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Relationship Between Intimate Partner Violence and the Use of Addictive Substances in Poor and Homeless Single Mothers

NCJ Number
Violence Against Women Volume: 8 Issue: 7 Dated: July 2002 Pages: 785-815
Date Published
July 2002
31 pages

By building on previous literature, this National Institute of Justice funded study explored the complex relationship between adult partner violence and substance use in extremely poor and homeless women.


A growing body of research has begun to document the prevalence and severity of violence in the lives of low-income women, especially women on public welfare. In addition, researchers have documented high rates of interpersonal violence in clinical samples of substance users and high rates of substance use in samples of battered women. Building on these previous studies, this study funded by the U.S. Department of Justice, Office of Justice Programs, National Institute of Justice, utilized a sample of extremely poor and homeless single mothers followed longitudinally for 2 years to explore the relationship between adult partner violence and substance use. The data set was gathered and collected in Worcester, Massachusetts, the State’s second largest city. The baseline study consisted of 436 women. The report focused on the 278 women who completed all interviews and had no missing data on the variables. Sample characteristics included an average age of 27.4, majority of non-Hispanic White, 48 percent had been homeless at baseline, 55 percent had graduated from high school or received a GED, and 69 percent had never married. This study’s attempt was to contribute to a better understanding of the relationship between adult partner violence and the use of addictive substances in the lives of poor women. Strong evidence was found that intimate partner violence was predictive of follow-up drug, but not alcohol, use. Results indicated that women victimized by violent partners were more likely to have a history of child sexual molestation and be diagnosed with post-traumatic stress disorder (PTSD). The study also suggested that some other unexamined variables might account for the relationship between women in abusive relationships and substance use. The study findings have important implications for programs and public policies, as well as it underscores the importance of addressing the contribution of partner’s drug and alcohol use to victimized women’s follow-up use of substances. Tables and references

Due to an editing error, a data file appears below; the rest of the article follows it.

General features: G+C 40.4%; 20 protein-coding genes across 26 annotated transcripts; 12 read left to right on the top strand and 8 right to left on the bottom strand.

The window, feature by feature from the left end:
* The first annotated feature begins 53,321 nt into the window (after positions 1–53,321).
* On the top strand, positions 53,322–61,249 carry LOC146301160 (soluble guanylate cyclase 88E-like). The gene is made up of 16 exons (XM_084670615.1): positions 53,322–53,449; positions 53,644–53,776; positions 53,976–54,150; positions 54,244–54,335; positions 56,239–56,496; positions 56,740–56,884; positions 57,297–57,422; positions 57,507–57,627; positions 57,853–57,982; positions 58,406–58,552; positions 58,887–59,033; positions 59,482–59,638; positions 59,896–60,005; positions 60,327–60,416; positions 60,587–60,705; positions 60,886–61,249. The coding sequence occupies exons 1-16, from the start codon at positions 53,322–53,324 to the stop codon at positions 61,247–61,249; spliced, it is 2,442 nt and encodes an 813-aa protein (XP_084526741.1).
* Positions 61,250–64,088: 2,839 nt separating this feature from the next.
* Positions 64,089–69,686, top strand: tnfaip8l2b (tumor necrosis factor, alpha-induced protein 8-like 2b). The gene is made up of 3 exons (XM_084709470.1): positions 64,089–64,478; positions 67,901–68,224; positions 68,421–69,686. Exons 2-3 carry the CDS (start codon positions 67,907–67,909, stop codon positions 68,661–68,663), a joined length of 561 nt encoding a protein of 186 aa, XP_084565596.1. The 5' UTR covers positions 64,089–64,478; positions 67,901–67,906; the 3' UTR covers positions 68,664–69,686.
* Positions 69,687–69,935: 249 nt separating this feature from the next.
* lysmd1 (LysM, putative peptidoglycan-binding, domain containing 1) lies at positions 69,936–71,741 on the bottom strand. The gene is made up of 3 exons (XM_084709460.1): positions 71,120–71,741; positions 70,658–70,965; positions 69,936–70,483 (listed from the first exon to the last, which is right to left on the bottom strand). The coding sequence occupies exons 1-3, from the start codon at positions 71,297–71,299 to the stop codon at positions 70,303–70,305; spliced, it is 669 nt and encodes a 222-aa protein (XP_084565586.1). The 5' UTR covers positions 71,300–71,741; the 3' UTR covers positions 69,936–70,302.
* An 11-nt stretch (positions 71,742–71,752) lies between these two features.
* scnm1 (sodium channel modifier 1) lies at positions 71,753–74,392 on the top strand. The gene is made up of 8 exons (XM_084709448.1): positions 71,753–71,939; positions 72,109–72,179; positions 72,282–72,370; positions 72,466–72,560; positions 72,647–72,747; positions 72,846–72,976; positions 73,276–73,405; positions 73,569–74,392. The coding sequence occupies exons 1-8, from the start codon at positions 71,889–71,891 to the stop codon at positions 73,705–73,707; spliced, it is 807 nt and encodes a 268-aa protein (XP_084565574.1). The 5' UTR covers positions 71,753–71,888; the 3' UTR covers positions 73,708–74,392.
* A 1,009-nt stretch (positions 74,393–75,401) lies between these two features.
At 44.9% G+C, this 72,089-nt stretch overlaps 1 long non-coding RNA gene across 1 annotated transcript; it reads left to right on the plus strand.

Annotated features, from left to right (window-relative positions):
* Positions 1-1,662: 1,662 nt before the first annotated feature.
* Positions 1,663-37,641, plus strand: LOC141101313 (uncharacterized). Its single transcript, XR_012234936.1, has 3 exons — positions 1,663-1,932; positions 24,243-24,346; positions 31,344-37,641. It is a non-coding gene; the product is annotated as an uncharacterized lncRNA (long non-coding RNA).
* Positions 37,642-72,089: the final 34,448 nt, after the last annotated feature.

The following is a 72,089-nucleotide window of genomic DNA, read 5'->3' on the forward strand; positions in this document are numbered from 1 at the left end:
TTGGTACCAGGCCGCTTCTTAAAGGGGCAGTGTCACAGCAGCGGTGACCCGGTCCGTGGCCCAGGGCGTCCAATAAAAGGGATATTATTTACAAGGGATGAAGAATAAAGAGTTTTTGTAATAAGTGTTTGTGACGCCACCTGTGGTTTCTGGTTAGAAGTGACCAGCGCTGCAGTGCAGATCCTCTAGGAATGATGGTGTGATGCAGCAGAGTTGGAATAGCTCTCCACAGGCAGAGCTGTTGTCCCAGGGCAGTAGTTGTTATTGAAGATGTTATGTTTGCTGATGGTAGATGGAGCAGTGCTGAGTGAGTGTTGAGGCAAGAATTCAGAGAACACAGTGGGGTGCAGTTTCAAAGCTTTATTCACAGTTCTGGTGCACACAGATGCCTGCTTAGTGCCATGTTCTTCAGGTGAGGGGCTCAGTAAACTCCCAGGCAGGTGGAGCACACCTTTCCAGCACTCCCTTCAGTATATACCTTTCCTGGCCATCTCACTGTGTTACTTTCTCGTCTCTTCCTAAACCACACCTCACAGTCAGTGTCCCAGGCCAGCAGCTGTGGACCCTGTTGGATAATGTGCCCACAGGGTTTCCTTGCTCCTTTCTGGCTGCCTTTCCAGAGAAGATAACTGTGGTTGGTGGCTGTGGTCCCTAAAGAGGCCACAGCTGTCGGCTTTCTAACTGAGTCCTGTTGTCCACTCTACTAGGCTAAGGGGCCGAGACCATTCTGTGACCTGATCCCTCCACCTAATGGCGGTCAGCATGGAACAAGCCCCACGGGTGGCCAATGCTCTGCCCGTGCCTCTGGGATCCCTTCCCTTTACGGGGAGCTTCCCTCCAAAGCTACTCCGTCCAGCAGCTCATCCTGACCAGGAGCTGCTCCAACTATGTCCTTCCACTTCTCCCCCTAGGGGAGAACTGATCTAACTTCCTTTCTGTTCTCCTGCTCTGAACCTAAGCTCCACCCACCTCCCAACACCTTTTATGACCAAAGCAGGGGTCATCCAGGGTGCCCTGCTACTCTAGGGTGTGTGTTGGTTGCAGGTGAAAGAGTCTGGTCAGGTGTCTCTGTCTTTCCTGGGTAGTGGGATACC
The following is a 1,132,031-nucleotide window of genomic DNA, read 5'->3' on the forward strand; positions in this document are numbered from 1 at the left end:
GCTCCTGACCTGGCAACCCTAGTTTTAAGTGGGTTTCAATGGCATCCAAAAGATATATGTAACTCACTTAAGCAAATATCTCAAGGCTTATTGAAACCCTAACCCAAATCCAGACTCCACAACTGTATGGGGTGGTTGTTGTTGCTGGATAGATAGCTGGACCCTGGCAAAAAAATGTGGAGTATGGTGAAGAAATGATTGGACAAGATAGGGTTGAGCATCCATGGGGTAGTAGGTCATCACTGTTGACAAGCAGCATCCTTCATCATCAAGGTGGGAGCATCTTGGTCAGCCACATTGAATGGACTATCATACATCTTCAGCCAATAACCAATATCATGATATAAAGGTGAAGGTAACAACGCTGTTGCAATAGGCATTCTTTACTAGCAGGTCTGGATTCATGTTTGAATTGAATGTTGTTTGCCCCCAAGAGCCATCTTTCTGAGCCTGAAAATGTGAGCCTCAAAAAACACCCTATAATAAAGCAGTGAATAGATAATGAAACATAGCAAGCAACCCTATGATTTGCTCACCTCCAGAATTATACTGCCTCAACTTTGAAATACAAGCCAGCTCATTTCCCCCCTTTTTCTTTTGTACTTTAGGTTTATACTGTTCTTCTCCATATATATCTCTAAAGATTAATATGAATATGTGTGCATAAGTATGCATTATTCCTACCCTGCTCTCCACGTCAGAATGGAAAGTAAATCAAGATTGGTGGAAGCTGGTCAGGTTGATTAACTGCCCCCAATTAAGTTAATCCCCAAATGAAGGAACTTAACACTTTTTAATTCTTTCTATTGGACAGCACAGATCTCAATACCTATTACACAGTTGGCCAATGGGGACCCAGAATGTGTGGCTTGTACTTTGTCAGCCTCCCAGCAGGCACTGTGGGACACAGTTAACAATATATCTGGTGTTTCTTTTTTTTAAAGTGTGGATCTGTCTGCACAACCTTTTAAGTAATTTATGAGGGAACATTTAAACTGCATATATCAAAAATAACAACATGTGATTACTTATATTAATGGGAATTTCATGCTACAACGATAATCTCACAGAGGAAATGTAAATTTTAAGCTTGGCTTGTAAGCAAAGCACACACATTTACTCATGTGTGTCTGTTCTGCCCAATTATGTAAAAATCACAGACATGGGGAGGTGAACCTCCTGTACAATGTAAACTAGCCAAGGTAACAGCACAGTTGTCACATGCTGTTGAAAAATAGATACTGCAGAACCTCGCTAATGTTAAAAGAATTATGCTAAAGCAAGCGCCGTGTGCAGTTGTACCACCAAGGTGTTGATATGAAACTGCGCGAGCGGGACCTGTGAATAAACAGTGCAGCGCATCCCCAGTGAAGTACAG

Date Published: July 1, 2002